I'm not advocating chucking all the babies out in this dirty water. I'd like to celebrate what we have. Sometimes, particularly in trad, the name of the route is so good it ferments the mystique. Like countless others, I wanted to climb "Dream of White Horses" at Gogarth for many, many years before I made it to Wen Slab. Yes, I knew it was a classic - but what a name! RIP, Ed Drummond. I also adore crags where generations of new routers have riffed with the theme. So on the military range in Pembroke, amongst a regiment of others, we have Army Dreamers, Front Line (the first buttress to face the sea! hats off to that namer), Space Cadet (steep, so you would fall into space! HATS OFF!). These fill me with delight.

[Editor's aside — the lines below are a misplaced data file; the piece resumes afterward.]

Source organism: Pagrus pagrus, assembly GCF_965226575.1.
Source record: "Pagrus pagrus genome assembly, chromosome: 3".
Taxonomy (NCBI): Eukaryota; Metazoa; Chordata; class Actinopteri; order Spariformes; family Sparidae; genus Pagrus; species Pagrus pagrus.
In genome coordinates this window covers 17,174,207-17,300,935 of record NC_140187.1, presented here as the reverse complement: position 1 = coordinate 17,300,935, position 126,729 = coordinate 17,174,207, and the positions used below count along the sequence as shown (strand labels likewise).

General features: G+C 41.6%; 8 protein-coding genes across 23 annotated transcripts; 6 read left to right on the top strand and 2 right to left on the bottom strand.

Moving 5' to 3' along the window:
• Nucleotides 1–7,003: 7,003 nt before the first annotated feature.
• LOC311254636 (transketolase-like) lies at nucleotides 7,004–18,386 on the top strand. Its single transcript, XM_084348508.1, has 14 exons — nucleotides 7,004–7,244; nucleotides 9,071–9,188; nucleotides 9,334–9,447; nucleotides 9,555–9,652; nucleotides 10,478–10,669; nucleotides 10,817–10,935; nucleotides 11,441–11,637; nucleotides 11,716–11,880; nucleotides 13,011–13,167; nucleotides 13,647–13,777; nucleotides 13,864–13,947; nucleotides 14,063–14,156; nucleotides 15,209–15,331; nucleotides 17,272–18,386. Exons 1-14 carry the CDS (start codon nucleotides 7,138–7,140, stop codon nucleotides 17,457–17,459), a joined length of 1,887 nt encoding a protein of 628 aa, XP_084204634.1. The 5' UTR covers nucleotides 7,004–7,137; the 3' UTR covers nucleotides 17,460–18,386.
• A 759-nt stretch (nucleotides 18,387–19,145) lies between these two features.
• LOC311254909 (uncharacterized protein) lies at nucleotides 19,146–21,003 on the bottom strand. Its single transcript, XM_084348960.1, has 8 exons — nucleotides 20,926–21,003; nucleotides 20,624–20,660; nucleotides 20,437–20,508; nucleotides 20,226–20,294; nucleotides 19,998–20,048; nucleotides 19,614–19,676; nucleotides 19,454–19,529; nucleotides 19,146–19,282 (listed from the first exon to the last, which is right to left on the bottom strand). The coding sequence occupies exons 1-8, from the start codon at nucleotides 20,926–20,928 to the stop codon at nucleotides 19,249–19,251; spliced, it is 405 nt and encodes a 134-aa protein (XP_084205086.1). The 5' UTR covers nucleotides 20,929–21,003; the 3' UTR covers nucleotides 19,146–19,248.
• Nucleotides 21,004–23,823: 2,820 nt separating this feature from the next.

On the other hand, sometimes names miss the mark or are downright toxic. Names, intended to be light-hearted, edgy or funny to the namer may be offensive, grating and rude to someone else. And when that 'someone else' is of a less powerful cultural demographic (female, Black, gay, disabled) then I'd suggest it is a pretty poor name. There are plenty of slightly (or very) racist and slightly (or very) misogynist route names in Britain. I began my climbing adventures in Devon, an area not known for its racial diversity. The local crag, Chudleigh, has a route called "Wogs". I was shocked then and I'm shocked now. I can't believe it's still in the guidebooks. As to sexist names, just this week I was browsing the South Wales Sports Guide and came across "Campaign for See-through Bikinis". Not the worst, but disrespectful and laddish. This is not purely a UK phenomenon. In Kalymnos, the one easy route at the back of the wildly overhanging Grande Grotta is called, condescendingly, "Happy Girlfriend". Worse, a crag in Ontario, Canada has line after line with names like "Tampon Applicator" and "She Got Drilled". This has alienated some female climbers from climbing the routes. Start looking out for inappropriate names; they're out there. They're everywhere.